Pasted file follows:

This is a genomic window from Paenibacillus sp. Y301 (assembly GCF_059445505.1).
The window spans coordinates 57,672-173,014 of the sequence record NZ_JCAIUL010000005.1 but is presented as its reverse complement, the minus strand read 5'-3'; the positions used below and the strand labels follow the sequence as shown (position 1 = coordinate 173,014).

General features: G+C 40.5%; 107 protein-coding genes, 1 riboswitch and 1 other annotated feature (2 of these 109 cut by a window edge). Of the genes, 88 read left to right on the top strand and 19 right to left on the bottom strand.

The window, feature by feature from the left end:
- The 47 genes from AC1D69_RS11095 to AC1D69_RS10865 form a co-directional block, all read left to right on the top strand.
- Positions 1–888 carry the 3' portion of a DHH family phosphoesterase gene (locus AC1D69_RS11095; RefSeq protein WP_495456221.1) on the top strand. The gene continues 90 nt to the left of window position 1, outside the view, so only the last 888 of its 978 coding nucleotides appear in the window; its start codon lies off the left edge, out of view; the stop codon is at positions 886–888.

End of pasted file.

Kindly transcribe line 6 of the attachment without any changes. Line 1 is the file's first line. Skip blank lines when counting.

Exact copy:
- Positions 1–888 carry the 3' portion of a DHH family phosphoesterase gene (locus AC1D69_RS11095; RefSeq protein WP_495456221.1) on the top strand. The gene continues 90 nt to the left of window position 1, outside the view, so only the last 888 of its 978 coding nucleotides appear in the window; its start codon lies off the left edge, out of view; the stop codon is at positions 886–888.